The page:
Unseen Hurrell: Classics and Rediscovered Photographs from the Collections of the Margaret Herrick Library at the Academy of Motion Pictures Arts and Sciences
January 9 – March 18, 2001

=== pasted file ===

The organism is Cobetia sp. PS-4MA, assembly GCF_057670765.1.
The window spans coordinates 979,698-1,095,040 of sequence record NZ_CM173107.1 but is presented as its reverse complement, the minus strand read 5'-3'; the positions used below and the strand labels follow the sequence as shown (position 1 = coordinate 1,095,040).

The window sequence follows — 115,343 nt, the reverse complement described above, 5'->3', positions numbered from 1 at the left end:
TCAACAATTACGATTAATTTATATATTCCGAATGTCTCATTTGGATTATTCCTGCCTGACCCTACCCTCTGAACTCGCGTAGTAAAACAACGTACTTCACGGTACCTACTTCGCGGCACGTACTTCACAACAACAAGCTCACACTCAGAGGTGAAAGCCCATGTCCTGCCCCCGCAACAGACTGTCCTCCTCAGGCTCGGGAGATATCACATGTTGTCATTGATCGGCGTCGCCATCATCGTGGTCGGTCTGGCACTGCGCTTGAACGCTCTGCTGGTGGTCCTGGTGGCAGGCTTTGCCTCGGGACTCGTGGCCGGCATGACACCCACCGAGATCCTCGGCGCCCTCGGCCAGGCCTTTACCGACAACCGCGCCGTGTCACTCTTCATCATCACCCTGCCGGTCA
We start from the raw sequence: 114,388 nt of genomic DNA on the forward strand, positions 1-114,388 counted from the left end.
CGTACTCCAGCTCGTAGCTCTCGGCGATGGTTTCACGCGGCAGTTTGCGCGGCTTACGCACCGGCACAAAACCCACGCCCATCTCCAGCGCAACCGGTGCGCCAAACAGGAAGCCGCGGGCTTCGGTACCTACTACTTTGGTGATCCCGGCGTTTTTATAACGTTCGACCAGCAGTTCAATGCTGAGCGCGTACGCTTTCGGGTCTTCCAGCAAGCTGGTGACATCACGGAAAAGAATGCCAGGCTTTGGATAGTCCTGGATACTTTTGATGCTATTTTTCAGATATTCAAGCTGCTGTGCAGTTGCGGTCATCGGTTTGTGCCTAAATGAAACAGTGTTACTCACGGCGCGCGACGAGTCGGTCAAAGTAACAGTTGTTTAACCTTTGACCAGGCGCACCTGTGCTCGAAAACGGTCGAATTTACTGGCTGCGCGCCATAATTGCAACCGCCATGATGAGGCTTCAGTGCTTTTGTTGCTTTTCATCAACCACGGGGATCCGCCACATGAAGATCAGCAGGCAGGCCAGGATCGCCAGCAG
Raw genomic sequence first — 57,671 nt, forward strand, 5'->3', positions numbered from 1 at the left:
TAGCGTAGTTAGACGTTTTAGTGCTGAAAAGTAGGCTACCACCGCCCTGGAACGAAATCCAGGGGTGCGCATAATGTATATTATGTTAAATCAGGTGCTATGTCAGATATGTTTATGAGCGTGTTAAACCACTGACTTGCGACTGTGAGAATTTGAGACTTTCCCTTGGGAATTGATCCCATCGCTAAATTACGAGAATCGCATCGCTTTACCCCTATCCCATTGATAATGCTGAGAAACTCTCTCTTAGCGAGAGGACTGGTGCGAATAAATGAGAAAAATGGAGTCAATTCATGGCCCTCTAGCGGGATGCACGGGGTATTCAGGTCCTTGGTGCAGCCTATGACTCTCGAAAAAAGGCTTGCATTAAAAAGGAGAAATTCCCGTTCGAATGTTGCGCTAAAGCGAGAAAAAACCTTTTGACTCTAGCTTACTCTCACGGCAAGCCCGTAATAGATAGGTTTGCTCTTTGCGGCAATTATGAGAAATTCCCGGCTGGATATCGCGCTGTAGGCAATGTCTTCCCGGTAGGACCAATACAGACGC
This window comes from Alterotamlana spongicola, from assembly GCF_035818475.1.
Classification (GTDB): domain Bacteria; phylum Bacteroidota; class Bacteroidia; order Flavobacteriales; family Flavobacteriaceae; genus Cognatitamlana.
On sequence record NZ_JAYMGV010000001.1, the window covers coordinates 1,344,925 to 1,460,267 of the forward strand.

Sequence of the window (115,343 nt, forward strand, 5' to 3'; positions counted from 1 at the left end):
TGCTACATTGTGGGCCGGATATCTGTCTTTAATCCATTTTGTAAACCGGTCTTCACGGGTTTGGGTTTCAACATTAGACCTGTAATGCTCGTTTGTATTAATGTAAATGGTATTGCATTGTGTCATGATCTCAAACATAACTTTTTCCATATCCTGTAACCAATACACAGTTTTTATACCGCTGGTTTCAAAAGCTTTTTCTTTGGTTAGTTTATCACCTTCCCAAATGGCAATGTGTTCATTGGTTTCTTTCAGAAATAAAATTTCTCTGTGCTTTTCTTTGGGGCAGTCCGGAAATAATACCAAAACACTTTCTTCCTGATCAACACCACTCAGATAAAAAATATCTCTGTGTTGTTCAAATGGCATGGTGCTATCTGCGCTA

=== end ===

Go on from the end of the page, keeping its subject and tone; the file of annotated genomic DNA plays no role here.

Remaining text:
The name George Hurrell became synonymous with the glamorous and seductive photographs from the Hollywood studios of the 1930s and 40s. The brash young photographer set the mood for the film industry, capturing the stars of the era with dramatic settings and innovative lighting and camera techniques. Working with M.G.M., Warner Brothers, and Columbia Studios, Hurrell created the most memorable photographs of Joan Crawford, Bette Davis, Jean Harlow, and Jane Russell. This exhibition of black-and-white photographs, showed his “publicity stills” as a skillful adaptation combining art and commerce. Hurrell would say that he tried to “bring out the best, conceal the worst, and leave something to the imagination.” These images helped create the illusions that softened the realities of the Depression and World War II, and sustained the public through the establishment of the television era. This exhibition was from the Collections of the Margaret Herrick Library of the Academy of Motion Picture Arts and Sciences, in Los Angeles.